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Let’s Talk Back to School – Florida Edition

Let’s Talk Back to School – Florida Edition

Yes, I know it’s early, but I think most people will agree that this year, more than most, has been a bit unusual.

For many, the last time they saw the inside of a classroom was March. As we are fast approaching August, that is very nearly six months since schools first began shutting down. But with new cases once again on the rise and a resurgence putting vulnerable populations at risk, what does that mean for schools?

How Coronavirus will Affect School Reopenings

There WILL BE a spike in new cases this fall with back to school. No one with any kind of medical or health care background is denying this. We see it every year with fall and spring break, as students travel outside their normal routes and carry back germs and bugs resulting in flu outbreaks and bouts of the common cold.

This will affect schools differently across state lines as no clear federal mandate or guidelines have been issued as of this time.

As a Floridian, I will be focusing my attention on the local and statewide guidelines and policies affecting my state. While these specific rulings here may not affect you, Florida, as one of the worst affected by the resurgence, serves as a testbed for the efficacy of these policies, the potential restrictions that could be placed on other states if numbers continue to rise and, quite frankly, as an example for either how things can go right or how they might go very very wrong.

*This is a continuously evolving situation as numbers fluctuate and state and local officials balance the costs of remaining closed over reopening. For the most up to date information, please check in with your local school districts website and with county officials.

The State Response

The state has released a detailed plan outlining potential safety measures and operations changes necessary to protect students, the budget taken from the CARES act to assist students, and the resources allocated to help close achievement gaps as many of the most vulnerable students have been left behind.

The entire document is 143 pages long and goes into various potential outcomes and crisis management responses as well as basic safety policies. You can read the entire plan, as I have, HERE. But I would like to draw your attention to are the opening four lines presented as the Theory of Action;

  1. Presume the reopening of school campuses, safely.
  2. Open schools with a moral purpose – closing achievement gaps.
  3. Florida can only hit its economic stride if schools are open.
  4. To ensure safety, take a “dimmer switch” (step-by-step) approach rather than flip the light switch approach.

I personally take issue with the first point. To presume is pretty close to ‘assume’ and this act tends to make an …. well let’s just say it’s not a good idea to assume (or presume) anything. But this could be overlooked for optimism’s sake. It is the third line, however, which is truly enlightening.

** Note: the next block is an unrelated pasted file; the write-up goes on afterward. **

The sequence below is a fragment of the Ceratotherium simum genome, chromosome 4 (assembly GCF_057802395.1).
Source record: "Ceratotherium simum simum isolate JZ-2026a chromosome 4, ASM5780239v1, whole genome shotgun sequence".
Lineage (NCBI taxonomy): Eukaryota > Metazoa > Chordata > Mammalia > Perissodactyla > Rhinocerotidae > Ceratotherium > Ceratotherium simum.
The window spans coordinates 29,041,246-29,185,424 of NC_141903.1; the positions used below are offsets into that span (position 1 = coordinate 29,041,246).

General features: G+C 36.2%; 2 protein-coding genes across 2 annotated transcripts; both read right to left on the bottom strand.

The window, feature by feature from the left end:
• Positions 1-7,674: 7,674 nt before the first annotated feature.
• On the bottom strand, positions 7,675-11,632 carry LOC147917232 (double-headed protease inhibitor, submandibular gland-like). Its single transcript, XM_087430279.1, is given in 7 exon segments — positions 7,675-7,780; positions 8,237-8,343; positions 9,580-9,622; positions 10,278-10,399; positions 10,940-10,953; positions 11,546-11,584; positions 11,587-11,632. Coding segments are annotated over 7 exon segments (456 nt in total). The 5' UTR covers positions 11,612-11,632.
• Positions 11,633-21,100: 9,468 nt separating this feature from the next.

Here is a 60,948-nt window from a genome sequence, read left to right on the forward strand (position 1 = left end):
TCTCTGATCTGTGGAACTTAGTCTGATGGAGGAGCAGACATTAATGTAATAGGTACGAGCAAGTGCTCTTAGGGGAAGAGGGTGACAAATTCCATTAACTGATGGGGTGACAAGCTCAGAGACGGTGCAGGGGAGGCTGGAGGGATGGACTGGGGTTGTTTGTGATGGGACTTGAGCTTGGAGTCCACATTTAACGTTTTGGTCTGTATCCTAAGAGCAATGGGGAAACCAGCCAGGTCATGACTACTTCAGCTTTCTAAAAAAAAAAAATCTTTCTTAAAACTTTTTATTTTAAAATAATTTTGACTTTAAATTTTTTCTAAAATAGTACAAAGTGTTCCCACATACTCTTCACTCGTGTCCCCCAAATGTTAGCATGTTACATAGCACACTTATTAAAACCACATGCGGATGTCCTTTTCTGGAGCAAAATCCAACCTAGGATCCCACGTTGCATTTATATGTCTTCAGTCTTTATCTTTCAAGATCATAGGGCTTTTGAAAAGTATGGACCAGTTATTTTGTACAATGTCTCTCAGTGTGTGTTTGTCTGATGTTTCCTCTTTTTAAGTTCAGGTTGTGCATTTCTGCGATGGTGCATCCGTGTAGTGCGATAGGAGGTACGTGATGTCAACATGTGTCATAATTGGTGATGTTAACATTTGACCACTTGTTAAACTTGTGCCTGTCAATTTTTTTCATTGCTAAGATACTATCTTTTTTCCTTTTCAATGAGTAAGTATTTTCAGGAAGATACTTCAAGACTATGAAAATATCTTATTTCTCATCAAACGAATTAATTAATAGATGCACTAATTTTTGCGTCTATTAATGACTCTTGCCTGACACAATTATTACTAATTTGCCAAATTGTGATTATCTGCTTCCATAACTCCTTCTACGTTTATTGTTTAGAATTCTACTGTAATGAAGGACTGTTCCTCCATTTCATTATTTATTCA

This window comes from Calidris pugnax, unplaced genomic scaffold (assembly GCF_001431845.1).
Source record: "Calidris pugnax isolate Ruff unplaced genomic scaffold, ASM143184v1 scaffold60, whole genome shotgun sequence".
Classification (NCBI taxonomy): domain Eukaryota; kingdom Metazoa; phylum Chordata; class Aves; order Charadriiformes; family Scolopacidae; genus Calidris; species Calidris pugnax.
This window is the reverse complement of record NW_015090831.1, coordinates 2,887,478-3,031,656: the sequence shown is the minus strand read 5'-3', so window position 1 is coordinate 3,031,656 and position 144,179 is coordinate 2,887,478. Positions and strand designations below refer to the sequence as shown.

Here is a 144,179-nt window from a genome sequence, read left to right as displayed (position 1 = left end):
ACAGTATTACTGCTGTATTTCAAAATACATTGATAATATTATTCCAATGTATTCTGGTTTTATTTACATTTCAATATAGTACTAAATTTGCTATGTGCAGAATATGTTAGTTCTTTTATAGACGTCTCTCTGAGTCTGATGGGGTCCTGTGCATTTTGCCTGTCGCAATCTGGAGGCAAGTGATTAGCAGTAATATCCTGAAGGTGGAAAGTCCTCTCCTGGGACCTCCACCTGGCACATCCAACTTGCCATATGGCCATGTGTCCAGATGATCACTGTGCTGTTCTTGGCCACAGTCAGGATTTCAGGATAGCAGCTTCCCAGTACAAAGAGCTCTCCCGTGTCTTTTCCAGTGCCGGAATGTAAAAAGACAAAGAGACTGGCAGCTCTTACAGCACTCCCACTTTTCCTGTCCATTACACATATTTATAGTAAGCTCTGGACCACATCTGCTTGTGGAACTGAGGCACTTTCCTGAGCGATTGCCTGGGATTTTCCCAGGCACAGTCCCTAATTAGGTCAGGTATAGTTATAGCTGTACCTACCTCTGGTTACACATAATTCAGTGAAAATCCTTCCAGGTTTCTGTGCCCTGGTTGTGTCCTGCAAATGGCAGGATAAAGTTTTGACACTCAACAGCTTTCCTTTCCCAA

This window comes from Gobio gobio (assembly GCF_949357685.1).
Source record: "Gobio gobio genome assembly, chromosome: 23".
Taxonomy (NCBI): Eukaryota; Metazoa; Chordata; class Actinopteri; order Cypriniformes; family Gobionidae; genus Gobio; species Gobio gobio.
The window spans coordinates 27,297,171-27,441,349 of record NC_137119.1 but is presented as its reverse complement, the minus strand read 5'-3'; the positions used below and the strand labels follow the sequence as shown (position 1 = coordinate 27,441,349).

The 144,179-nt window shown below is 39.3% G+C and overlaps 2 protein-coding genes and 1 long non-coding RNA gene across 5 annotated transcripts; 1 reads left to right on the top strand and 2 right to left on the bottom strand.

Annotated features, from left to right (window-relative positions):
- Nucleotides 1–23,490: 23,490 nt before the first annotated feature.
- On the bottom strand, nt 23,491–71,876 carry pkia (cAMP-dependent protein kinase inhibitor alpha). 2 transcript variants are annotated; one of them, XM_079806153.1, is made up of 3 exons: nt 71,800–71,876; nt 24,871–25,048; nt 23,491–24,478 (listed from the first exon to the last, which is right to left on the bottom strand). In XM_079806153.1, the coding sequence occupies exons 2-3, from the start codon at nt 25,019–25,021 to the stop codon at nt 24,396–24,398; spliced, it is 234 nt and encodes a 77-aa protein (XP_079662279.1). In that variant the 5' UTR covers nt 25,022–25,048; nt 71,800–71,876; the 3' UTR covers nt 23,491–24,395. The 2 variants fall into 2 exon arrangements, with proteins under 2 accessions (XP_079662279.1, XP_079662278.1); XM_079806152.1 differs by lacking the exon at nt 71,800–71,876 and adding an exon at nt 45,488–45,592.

In a State Department of Education Document, whose priority should be the education, safety, and welfare of the student body and their employees, is making crucial decisions based on economic ramifications.

To be clear, I’m not saying they’re wrong. If schools are closed Florida would struggle to regain it’s economic footing as parents need to find alternative solutions and some would simply have to choose between being at work and being with their kids. This leaves the most vulnerable populations, those who are in lower-income brackets and frequently work jobs that are not able to be performed remotely, in even greater jeopardy.

The simple fact is that if schools are closed some parents may not be able to return to work. In addition, thousands of education jobs across the state that are not specifically ‘teaching’ would likely be further furloughed or cut completely. And on a more long term scale, a broad spectrum negative impact on education may lead to lower graduation rates, a lower post-secondary matriculation rate, and fewer students going on to receive advanced degrees. This could have long term implications not just for the state economy but also nationwide and internationally as well.

But using economic repercussions as a reason to reopen schools in the midst of a pandemic and expose students and faculty alike to increased health risks reeks of political bias and brings up questions as to the department of educations priorities; the welfare of students (both their education and their health) or income and votes.

The Online Option

Governor DeSantis has completely scrapped the 30 million dollar proposed budget for ‘Complete Florida’. This suite of online learning platforms, complete with a catalog of course material and full library, is one of several resources that have been crucial for students and educators as the months rolled on and distance learning took priority. In an effort to force the state into adopting the ‘all or nothing’ reopening of schools policy that the governor’s office seems to prefer he has crippled the resources for students and educators to choose an alternative option through the state.

However, online school options do still exist.

Both Florida Virtual School and K12 are free to all Florida residents and provides 100% online curriculum. These services are essentially digital school districts and still receive state funding, though how the Governor’s budget veto may impact them is still to be determined. The difference between these programs and previous distance learning was that, in essence, students were still ‘attending’ their previous schools, just remotely.

With FLVS students are in an entirely new school district and program, new teachers, new classmates, maybe even new course options. Similar to swapping from one high school to the next, this is still a Florida public ‘school district’ and students would be changing schools to attend, but it is still an accredited school and 100% free for Florida Residents. There are many online learning programs in Florida,

*FLVS and K12 are both owned by Connections academy, this is a highly structured, content, and screen time-heavy Common Core Program. There are problems with the Connections Academy systems but I use them as an example because they are universally accessible and free.